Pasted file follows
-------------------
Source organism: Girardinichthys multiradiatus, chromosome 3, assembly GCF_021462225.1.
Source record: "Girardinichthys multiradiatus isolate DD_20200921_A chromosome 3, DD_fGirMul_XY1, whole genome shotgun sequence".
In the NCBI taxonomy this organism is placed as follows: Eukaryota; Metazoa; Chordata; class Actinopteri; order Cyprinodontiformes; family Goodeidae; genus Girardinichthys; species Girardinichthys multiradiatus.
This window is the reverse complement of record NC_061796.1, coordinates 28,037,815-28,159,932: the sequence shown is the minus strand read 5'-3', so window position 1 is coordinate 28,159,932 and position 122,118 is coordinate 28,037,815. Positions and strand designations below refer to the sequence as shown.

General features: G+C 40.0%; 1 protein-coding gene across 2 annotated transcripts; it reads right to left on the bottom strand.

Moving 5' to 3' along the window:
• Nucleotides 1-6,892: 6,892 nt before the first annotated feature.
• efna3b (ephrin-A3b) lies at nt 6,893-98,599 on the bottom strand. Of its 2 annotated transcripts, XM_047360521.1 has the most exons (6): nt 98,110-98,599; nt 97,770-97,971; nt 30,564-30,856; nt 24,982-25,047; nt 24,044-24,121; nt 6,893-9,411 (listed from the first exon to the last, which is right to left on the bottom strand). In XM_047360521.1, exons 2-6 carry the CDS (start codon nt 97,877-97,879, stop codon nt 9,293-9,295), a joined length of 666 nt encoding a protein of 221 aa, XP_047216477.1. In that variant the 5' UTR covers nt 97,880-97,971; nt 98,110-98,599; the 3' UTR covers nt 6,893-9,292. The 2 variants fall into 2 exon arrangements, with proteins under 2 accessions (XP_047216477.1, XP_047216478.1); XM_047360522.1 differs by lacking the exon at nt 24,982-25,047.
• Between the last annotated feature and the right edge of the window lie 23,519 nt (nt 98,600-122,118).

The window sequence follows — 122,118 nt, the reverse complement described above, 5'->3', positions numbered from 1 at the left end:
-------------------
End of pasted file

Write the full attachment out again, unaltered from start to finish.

Source organism: Girardinichthys multiradiatus, chromosome 3, assembly GCF_021462225.1.
Source record: "Girardinichthys multiradiatus isolate DD_20200921_A chromosome 3, DD_fGirMul_XY1, whole genome shotgun sequence".
In the NCBI taxonomy this organism is placed as follows: Eukaryota; Metazoa; Chordata; class Actinopteri; order Cyprinodontiformes; family Goodeidae; genus Girardinichthys; species Girardinichthys multiradiatus.
This window is the reverse complement of record NC_061796.1, coordinates 28,037,815-28,159,932: the sequence shown is the minus strand read 5'-3', so window position 1 is coordinate 28,159,932 and position 122,118 is coordinate 28,037,815. Positions and strand designations below refer to the sequence as shown.

General features: G+C 40.0%; 1 protein-coding gene across 2 annotated transcripts; it reads right to left on the bottom strand.

Moving 5' to 3' along the window:
• Nucleotides 1-6,892: 6,892 nt before the first annotated feature.
• efna3b (ephrin-A3b) lies at nt 6,893-98,599 on the bottom strand. Of its 2 annotated transcripts, XM_047360521.1 has the most exons (6): nt 98,110-98,599; nt 97,770-97,971; nt 30,564-30,856; nt 24,982-25,047; nt 24,044-24,121; nt 6,893-9,411 (listed from the first exon to the last, which is right to left on the bottom strand). In XM_047360521.1, exons 2-6 carry the CDS (start codon nt 97,877-97,879, stop codon nt 9,293-9,295), a joined length of 666 nt encoding a protein of 221 aa, XP_047216477.1. In that variant the 5' UTR covers nt 97,880-97,971; nt 98,110-98,599; the 3' UTR covers nt 6,893-9,292. The 2 variants fall into 2 exon arrangements, with proteins under 2 accessions (XP_047216477.1, XP_047216478.1); XM_047360522.1 differs by lacking the exon at nt 24,982-25,047.
• Between the last annotated feature and the right edge of the window lie 23,519 nt (nt 98,600-122,118).

The window sequence follows — 122,118 nt, the reverse complement described above, 5'->3', positions numbered from 1 at the left end: